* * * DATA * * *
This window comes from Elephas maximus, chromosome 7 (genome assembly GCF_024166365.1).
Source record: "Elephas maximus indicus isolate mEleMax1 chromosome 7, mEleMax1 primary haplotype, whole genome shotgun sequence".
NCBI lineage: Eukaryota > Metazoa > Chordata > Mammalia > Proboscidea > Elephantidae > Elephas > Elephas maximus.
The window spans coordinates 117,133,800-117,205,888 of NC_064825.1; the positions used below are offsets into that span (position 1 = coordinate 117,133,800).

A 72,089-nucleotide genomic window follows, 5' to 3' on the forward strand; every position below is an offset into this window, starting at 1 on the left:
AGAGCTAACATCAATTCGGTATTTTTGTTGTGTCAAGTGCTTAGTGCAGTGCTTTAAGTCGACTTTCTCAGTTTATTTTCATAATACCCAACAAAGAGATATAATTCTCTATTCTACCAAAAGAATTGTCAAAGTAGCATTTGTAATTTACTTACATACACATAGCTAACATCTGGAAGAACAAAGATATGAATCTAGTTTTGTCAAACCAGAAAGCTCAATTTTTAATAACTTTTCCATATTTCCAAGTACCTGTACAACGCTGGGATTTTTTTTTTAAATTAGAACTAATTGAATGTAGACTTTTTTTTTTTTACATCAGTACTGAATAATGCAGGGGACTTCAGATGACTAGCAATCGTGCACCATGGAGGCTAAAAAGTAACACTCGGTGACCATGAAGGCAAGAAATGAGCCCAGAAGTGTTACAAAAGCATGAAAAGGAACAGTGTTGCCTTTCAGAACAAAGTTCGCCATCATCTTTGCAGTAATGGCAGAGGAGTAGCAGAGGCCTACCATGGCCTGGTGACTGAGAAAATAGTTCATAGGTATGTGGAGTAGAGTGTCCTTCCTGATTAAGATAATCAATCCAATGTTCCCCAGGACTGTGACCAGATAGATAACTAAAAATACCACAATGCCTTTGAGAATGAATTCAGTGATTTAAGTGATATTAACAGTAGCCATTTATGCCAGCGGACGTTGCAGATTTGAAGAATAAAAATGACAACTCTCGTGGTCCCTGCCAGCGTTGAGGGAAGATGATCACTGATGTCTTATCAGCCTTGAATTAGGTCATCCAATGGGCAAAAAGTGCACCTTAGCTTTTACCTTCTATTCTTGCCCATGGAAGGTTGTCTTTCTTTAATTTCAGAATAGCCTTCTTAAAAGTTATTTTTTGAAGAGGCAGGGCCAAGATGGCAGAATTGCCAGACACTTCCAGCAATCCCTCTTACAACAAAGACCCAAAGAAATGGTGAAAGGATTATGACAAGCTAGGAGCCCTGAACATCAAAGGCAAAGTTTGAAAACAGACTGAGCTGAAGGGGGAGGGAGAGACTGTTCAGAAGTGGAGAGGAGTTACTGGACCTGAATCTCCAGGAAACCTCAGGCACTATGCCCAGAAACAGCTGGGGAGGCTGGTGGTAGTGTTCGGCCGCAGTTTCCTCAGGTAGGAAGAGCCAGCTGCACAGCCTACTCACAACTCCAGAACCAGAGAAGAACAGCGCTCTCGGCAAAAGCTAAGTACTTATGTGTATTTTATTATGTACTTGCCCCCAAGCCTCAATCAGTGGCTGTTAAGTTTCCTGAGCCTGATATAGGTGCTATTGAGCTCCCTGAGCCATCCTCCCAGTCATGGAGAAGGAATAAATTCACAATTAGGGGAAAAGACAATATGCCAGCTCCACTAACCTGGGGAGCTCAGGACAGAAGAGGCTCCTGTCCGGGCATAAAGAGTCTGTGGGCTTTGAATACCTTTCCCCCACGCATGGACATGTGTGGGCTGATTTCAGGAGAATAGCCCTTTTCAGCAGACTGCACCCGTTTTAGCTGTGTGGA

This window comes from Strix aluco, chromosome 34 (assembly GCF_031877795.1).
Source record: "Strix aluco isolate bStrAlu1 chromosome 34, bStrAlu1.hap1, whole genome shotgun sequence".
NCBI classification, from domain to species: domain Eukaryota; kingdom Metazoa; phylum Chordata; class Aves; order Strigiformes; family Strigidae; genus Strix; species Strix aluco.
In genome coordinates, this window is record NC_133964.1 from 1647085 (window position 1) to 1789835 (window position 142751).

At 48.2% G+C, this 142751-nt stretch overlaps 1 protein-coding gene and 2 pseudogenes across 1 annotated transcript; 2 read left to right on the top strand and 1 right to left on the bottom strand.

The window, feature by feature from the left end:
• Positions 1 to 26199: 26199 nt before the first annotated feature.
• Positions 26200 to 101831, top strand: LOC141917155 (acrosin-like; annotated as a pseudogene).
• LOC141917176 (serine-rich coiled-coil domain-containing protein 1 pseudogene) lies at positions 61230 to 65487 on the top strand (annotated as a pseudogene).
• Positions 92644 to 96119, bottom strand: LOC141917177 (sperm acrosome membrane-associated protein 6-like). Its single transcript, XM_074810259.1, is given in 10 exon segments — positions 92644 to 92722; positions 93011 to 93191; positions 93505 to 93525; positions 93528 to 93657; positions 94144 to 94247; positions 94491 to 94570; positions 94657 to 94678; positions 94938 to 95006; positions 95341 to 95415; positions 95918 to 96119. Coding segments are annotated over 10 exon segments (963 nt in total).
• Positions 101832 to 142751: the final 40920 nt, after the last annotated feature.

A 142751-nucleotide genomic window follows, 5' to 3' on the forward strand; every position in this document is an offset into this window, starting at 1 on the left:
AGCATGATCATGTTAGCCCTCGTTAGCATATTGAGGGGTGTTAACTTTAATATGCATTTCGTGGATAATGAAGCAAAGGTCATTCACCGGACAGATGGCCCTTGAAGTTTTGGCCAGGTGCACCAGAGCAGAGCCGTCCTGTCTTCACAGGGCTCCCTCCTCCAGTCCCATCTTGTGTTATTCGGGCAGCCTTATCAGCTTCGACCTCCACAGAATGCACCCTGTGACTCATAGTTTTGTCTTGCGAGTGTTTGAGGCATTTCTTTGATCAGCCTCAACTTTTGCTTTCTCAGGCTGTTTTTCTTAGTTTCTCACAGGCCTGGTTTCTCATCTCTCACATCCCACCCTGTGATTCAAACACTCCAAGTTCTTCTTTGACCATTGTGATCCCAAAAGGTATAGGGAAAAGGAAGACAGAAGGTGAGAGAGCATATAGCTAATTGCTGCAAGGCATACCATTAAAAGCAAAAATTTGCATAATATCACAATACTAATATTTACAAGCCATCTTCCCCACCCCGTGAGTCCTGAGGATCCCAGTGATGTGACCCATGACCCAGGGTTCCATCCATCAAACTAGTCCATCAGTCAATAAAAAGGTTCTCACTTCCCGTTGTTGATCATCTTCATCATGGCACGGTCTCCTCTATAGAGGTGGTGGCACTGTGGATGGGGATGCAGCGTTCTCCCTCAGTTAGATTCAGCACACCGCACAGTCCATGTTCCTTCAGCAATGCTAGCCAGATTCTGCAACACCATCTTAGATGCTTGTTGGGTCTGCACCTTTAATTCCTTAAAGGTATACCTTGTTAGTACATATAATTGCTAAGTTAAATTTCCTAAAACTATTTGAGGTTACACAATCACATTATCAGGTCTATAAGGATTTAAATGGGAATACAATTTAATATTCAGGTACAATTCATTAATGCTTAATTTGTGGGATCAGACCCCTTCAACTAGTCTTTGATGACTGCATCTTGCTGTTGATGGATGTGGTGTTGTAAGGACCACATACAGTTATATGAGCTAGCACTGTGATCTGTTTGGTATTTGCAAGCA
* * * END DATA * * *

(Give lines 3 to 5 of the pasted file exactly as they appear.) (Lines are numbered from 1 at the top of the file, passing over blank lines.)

NCBI lineage: Eukaryota > Metazoa > Chordata > Mammalia > Proboscidea > Elephantidae > Elephas > Elephas maximus.
The window spans coordinates 117,133,800-117,205,888 of NC_064825.1; the positions used below are offsets into that span (position 1 = coordinate 117,133,800).

A 72,089-nucleotide genomic window follows, 5' to 3' on the forward strand; every position below is an offset into this window, starting at 1 on the left: